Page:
10
Dec 12

100 Days – On Twitter and the virality of exclusive information.

Early Aug. 2012 - Short of information about how the Windows Store, the forthcoming home for Windows Store (nee Metro) applications was doing, I began exploring the store, trying to assess how many applications were actually there. I had heard rumblings of 400 or so applications. As I said late in Sept. 2012, my intentions were never malicious. I pondered whether there was any way to query the store programmatically. Here’s how it went down.

Aug. 15, 2012 – I had discussed an idea with a friend on how to query the Windows Store, and tried it. My initial results, after fiddling with my idea for a bit, resulted in a count of 534 applications available worldwide.

Aug. 28, 2012 – I registered winappupdate.com and created the Twitter account @WinAppUpdate, but let them sit dormant for a while.

I was still only polling the store on occasion. On Sept. 5, 2012, I saw the store pass 1,000 applications worldwide – on Sept. 10, 2011 I began polling it every day, and we posted a State of the Store article at Directions that sought to more broadly discuss the composition of the store, not just the count.

Sept. 16, 2012 – I posted the first blog post on WinAppUpdate.com, announcing that there were 1,749 applications worldwide, and linked to it from Twitter. I added myself and a few other people, but effectively I had no followers. As someone with a psychology and sociology background, the virality with which the statistics spread and followers of the Twitter account for @WinAppUpdate grew, I found it fascinating, and I was glad that people found the information and the numbers interesting and helpful.

Over the next two weeks, as Mary Jo Foley, Alex Wilhelm, and Charlie Kindel, among others, mentioned this site, my stats, and the Twitter account, it began to grow in followers significantly. I can tell you from having had it happen on getwired.com before, you do not want to get sent Mary Jo’s traffic when you are not ready. It does unpleasant things to your site.

Throughout September and October of 2012, stats that I posted on Twitter resonated pretty well, and the @WinAppUpdate account began to grow in followers. Anytime Mary Jo or Alex would mention the Twitter account or the site, I would gain several – or many – followers. What I found most fascinating was how many of these followers were Microsoft employees or partners. There was a genuine scarcity of information around Windows 8 throughout the preview process and both employees and partners, among everyone else, seemed to want to know what was going on with the Windows Store. Over the next almost 3 months, the @WinAppUpdate account grew slowly at first, but then quite dramatically.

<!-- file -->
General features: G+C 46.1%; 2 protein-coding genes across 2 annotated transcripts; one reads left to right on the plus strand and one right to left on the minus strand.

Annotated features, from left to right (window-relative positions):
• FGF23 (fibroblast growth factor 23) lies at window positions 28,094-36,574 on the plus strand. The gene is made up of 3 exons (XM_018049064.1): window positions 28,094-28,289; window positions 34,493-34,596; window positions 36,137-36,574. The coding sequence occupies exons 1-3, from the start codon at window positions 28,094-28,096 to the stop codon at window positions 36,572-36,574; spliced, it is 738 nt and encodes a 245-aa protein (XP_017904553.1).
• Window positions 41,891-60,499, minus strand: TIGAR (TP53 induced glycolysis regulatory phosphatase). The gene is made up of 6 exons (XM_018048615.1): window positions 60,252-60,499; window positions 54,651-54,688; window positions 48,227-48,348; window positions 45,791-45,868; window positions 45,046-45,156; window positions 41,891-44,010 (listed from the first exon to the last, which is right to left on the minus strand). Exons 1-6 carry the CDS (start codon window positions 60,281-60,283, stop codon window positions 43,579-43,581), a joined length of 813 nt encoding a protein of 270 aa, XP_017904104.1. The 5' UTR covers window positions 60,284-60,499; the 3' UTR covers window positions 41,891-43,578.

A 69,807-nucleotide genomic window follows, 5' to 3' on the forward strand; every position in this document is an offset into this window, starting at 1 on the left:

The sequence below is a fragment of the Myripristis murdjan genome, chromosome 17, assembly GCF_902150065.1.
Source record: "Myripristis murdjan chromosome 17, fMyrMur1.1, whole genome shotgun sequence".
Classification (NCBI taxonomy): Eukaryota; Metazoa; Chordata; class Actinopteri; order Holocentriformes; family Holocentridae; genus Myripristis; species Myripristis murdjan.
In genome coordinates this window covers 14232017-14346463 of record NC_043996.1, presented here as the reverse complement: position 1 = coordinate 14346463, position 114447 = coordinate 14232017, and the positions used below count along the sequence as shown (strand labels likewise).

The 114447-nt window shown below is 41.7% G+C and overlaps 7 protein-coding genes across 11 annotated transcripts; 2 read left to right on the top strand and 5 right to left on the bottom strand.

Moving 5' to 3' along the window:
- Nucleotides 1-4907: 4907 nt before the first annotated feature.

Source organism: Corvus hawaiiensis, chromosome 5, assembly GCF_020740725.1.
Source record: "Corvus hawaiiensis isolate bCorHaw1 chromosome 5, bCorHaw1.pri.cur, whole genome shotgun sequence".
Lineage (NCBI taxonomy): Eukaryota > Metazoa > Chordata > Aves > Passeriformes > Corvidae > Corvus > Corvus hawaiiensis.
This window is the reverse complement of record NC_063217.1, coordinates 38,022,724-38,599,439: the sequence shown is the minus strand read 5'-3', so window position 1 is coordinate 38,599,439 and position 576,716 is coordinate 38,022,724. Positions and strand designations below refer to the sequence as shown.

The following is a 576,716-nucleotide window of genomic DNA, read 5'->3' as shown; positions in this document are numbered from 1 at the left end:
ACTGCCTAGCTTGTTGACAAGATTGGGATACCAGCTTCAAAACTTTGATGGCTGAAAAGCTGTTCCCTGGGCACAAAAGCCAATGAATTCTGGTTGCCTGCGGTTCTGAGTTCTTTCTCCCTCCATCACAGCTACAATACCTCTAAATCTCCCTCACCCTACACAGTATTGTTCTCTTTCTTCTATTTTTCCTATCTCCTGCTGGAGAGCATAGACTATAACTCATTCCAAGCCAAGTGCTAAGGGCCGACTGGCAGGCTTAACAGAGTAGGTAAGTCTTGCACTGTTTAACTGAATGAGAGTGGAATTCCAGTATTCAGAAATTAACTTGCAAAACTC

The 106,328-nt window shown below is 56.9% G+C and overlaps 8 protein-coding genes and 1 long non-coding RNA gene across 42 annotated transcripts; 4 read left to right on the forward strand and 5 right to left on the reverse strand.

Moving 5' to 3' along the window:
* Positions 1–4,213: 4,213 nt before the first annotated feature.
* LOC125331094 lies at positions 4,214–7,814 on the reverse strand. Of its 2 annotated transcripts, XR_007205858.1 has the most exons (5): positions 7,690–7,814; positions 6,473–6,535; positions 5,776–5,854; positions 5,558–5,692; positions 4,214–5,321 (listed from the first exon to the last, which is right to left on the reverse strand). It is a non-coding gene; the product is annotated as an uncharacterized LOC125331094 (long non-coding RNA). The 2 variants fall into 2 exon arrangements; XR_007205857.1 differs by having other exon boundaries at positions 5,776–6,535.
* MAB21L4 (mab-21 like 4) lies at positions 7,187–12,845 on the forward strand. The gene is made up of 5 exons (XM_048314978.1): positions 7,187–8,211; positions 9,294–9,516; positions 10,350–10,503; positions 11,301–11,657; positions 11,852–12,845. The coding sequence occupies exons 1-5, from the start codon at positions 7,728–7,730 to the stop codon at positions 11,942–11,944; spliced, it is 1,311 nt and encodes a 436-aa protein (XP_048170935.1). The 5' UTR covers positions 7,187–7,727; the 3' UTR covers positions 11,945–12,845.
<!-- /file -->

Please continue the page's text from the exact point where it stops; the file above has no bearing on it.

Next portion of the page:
There were, for the next two and a half months, only two sources of application counts – my site and this site, where he has diligently counted the number of apps using a different approach than me, and at first I didn’t think his methodology would work – but I think it does, and lucky for him, it can continue where mine may have hit the end of the line.

Oct. 26, 2012 – Windows 8 RTM – I noted that the store was at 9,029 applications, and as media coverage of Windows 8 increased, so did discussions of my counts, and the number of followers. Conversations with Mary Jo and Alex on Twitter, as well as mentions of the Twitter account in the news media surely helped to keep the count of followers growing, even as I both diligently tried to stop making “the count” the focus of discussion – and in particular the discussion on my @WinAppUpdate account. On the same day, I also posted on getwired.com The Turn, where I more or less bared all about how I collected my statistics.

Throughout this exercise, as I said, my intent was never malicious. I knew at some point, Microsoft could - nay, should figure out how I was doing it, and either ask me to stop or simply shut off the spigot (easier said than done, as it could affect the SEO of the Windows Store). That said, I have always felt that if Microsoft asked me, I would have stopped counting or discussing the content on the store. I was providing the numbers, and then the deeper analysis, to help people understand what was going on in the store. I did announce when the store had hit 10,000, and 20,000, applications worldwide, and when there appeared to be more apps in the China Windows Store than the US Windows Store.